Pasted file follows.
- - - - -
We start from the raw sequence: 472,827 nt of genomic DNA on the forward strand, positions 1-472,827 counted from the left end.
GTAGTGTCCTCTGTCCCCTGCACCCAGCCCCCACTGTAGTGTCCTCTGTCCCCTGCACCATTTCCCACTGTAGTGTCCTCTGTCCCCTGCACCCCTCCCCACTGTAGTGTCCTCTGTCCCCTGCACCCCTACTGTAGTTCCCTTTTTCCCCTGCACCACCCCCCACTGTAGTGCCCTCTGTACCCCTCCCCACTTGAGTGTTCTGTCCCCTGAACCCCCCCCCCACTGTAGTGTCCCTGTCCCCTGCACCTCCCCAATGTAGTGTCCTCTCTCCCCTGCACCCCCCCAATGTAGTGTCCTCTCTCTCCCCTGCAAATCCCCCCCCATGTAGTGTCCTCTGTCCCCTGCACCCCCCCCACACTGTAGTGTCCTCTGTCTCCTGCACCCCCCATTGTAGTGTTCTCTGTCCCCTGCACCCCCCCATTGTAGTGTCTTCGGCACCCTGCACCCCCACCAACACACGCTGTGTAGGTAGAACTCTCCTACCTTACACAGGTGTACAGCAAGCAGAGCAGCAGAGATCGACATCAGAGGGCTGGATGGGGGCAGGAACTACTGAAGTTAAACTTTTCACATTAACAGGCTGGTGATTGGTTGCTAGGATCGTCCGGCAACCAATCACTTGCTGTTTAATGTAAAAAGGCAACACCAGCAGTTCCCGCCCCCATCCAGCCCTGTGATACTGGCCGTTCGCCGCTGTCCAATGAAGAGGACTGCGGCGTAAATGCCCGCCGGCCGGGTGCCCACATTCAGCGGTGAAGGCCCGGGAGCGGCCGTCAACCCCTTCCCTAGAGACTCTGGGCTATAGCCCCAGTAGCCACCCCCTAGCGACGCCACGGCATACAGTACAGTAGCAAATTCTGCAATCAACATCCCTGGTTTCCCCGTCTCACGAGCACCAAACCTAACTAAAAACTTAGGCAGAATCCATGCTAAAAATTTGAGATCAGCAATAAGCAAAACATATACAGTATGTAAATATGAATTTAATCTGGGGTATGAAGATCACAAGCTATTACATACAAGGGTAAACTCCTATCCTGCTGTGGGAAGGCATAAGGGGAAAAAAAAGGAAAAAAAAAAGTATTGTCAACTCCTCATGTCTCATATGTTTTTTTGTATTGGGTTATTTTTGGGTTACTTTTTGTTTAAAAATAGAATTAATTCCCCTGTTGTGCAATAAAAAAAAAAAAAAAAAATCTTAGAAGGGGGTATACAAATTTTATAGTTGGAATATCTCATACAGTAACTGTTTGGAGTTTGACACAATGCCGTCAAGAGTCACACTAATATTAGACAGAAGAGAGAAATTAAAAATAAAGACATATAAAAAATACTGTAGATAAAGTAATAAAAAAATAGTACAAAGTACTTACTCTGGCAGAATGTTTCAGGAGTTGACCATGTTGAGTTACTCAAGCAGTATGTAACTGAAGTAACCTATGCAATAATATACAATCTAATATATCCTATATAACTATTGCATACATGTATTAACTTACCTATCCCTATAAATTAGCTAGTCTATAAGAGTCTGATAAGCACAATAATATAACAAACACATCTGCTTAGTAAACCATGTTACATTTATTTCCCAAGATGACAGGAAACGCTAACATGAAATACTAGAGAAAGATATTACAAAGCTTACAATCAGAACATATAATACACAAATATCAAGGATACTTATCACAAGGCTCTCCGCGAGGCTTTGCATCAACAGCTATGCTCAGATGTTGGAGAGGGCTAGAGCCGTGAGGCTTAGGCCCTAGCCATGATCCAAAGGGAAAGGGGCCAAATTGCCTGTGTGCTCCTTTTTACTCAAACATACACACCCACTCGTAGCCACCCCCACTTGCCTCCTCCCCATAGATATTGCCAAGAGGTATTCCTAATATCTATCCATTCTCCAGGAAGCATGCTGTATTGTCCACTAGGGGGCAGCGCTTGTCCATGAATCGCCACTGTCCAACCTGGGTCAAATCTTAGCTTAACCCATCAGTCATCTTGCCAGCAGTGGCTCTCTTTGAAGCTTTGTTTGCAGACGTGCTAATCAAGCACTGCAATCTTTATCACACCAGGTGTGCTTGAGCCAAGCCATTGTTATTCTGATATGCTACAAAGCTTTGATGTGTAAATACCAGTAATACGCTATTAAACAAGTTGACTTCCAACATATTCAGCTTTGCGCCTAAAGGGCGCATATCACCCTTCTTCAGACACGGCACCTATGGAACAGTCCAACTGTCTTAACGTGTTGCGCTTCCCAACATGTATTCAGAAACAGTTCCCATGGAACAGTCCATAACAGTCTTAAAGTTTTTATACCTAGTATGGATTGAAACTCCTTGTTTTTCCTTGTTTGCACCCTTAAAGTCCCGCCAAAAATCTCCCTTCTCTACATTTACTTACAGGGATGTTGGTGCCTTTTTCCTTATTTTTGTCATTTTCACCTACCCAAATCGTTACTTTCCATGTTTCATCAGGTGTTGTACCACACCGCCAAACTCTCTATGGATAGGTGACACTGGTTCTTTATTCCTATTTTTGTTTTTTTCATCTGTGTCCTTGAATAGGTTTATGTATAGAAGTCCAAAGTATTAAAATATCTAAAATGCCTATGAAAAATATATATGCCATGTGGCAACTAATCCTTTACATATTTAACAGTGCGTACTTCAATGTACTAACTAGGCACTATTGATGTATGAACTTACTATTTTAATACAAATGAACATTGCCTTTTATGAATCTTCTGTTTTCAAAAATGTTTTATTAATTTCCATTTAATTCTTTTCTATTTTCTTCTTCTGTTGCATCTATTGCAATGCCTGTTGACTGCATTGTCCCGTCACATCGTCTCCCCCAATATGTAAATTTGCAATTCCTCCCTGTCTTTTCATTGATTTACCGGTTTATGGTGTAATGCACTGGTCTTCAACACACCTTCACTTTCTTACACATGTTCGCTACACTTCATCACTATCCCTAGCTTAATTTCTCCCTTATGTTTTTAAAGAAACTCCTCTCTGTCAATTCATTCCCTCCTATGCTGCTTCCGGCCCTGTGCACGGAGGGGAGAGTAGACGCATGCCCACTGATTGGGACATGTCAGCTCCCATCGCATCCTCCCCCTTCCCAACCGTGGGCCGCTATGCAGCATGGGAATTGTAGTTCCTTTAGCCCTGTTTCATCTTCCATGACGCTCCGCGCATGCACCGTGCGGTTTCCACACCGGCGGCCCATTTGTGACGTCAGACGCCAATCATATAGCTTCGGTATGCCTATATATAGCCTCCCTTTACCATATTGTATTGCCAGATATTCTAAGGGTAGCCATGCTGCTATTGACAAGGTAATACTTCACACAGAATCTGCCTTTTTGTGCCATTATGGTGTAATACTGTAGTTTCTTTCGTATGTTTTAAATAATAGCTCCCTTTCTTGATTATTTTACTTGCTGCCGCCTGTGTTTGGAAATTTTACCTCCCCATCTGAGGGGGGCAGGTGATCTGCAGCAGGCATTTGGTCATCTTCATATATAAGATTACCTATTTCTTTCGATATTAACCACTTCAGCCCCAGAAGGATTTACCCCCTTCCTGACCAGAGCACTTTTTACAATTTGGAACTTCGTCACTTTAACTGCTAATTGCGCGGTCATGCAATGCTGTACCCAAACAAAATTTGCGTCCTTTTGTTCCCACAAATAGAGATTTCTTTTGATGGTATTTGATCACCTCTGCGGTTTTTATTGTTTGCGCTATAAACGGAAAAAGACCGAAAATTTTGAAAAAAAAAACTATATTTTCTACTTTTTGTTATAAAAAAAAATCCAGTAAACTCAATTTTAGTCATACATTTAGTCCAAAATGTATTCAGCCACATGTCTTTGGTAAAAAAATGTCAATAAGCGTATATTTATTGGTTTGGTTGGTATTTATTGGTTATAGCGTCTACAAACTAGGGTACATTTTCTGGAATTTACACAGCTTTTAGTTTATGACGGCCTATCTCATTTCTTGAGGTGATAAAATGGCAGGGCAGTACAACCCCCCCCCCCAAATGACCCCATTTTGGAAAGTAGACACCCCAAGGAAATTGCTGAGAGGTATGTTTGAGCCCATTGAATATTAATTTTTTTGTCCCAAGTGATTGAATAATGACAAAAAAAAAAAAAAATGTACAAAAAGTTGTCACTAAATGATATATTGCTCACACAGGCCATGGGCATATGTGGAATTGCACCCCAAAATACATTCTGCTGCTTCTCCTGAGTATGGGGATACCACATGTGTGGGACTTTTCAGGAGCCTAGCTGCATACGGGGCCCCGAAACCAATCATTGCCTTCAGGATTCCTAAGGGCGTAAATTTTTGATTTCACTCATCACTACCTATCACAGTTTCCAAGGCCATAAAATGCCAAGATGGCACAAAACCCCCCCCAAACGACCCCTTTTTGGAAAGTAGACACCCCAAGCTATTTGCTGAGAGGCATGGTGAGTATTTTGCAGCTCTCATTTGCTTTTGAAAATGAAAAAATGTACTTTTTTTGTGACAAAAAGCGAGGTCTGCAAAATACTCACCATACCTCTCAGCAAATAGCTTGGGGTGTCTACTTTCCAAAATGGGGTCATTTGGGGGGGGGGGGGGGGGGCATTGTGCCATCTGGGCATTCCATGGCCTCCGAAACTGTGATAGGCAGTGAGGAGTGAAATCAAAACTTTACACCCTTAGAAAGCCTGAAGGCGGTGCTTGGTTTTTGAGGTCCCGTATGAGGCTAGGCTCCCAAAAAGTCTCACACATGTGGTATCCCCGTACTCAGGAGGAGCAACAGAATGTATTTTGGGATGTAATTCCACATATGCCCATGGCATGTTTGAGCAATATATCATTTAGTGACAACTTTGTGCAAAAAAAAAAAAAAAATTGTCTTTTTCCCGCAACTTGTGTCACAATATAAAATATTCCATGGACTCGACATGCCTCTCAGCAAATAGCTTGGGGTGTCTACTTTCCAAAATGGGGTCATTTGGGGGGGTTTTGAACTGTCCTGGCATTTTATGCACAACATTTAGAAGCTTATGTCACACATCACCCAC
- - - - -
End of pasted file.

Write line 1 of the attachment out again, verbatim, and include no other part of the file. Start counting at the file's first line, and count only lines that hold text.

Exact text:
We start from the raw sequence: 472,827 nt of genomic DNA on the forward strand, positions 1-472,827 counted from the left end.